In this hellish world of harassment, Concrete Genie paints an important message
Bullying in moment-to-Monet gameplay
Sony tore it up at Paris Games Week, but there's a good chance you missed something special. Behind the giants that are Detroit, The Last of Us Part 2, and God of War was the diminutive new IP called Concrete Genie. Perhaps fittingly, this gorgeous experience themed around bullying was pushed out of the limelight by the AAA big kids. The more I got to see of it behind closed doors, the more I came to appreciate it as the hidden gem of the show, a sleeper hit waiting to happen.
Concrete Genie is by PixelOpus, the small PlayStation in-house team responsible for the twin-stick experiment that was Entwined, a feast for the senses that ultimately failed to evoke the emotional core enjoyed by games like Journey and Flower. Now, thanks to the plight of Ash, a young artist who is constantly targeted by bullies, this tiny studio is targeting our heartstrings first and foremost. From what I've seen and heard, they're about to be strummed like a flamenco guitar.
During one quiet moment at PGW I had the chance to pick the brain of Jeff Sangalli, Art Director, the man largely responsible for one of the most visually arresting games at the show…
Where did the inspiration for this come from, the concept?
Jeff Sangalli : When we were asked to come up with our own IP we had a pretty intense brain-storming session that resulted in 10 concepts. We run the studio as a flat hierarchy where all our ideas come from the team itself, and Concrete Genie came from a piece of art made from one of our VFX artists. It was a really provocative piece about a kid that was being bullied and he portrayed all these colorful characters on a wall, defending him against them.
After that initial brain-storm, we spent a lot of time conceptualising how we were going to allow the player to paint these creatures. What we have today is the third version of the mechanics that we'd come across. Each time we wanted to add as much agency as possible, and now you can paint anywhere in the game world, which is really awesome. Each player's version of this city will now look completely different, but that wasn't always the case.
Seems like we're effectively making our own cast of characters to populate the world. How diverse and lifelike can they be, and are they the friends Ash needs when the bullies try to get him?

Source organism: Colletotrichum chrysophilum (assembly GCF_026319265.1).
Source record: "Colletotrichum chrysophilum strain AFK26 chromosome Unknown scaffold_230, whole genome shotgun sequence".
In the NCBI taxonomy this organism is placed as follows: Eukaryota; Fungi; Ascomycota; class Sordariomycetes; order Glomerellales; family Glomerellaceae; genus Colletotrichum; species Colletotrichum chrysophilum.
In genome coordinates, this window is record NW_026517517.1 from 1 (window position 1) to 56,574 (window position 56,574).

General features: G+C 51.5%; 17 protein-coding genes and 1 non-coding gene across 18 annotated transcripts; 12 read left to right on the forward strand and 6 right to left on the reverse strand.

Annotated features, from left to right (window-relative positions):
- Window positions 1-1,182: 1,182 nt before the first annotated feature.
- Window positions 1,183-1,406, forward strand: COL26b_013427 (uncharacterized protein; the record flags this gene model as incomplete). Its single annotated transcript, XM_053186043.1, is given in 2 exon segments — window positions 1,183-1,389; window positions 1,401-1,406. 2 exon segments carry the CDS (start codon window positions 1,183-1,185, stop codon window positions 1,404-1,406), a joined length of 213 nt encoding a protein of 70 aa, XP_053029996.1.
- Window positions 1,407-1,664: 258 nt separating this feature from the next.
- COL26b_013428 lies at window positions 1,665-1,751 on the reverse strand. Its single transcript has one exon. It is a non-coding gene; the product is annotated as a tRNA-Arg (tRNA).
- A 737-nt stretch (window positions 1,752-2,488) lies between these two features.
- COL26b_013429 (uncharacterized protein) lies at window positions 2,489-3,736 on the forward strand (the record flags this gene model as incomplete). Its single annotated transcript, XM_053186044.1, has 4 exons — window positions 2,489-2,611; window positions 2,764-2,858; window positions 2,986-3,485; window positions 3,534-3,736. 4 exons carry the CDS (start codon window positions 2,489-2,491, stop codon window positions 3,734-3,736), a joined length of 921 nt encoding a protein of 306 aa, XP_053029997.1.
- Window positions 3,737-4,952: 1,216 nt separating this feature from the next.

JS: That's about the sum of it, yeah. We even have a unique animation for how you draw them. So if you draw a biped, or a quadruped, they'll act quite differently. The latter act more pet-like, I would say. There's quite a bit of connection to be built with them as they really react to you in unique ways – especially when you're painting other things, which is really fun. They don't judge you. Thank God [*laughs*]. You can ask them for help, too, if you're trying to find a page, or where the next puzzle is. You can talk to them and they'll help you platform around. They react to each other, too, and can follow you around corners. But there's limits to how they move. They're landlocked... initially...
I'd also like to mention that they can be quite spirited. It was a nightmare trying to take screenshots. We significantly upgraded the AI right before we did the trailer, which is hand camera work from a real-time build on a PS4. That moment in it where we were making a creature was a nightmare because the other creatures I didn't want in the shot got curious and kept poking their heads in to see what was up.
Whenever you hand a player freedom and a brush, dicks aren't too far behind. Are you worried about that?
JS: Look, with anything that has player-created content that's always out there, for sure. We're not too worried [*laughs*]. People can paint what they want.
What happens when the bullies show up? How much warning will we get to run?
JS: You can see their approach manifest in the world. When the bullies are nearby, your creatures freeze. The bullies can't see the world the way that Ash does. So when they're approaching everything grinds to a halt and the color drains from it. It's the classic concept that children have imagination, but you need imagination to see it. The bullies are live, roaming gameplay elements, though that wasn't always the case. We realized the game needed that, in the moment-to-moment gameplay. When the bullies just existed as a story element, their threat was lost.
I recently had a good experience playing some of the Mario games with my kids via the co-star mode. Would that sort of system be a good fit for Concrete Genie?
JS: I think that is a really good idea. We are currently looking into that right now. I think that there's quite a natural split in there that could be divided between two people in a very fun accessible way. We're absolutely investigating that.
And what about artistic inspiration. Have you been looking at street art, or other games that have been using graffiti mechanics? Jet Set Radio perhaps?
JS: In terms of street art, one of our designers, Jin, used her hometown in China as a really interesting point of reference. It was a fishing village that was sort of going abandoned, and so the kids who lived there would paint on the streets to make them look beautiful and lively.
It's funny you should mention [Jet Set Radio]. Our Creative Director is Dominic Robilliard and his very first industry job was a tester at Sega for Jet Set Radio! He loves that game; it's such a seminal classic. Inspiration was pulled from that game in terms of the size of the areas and how the bullies put pressure on you as a live gameplay element.
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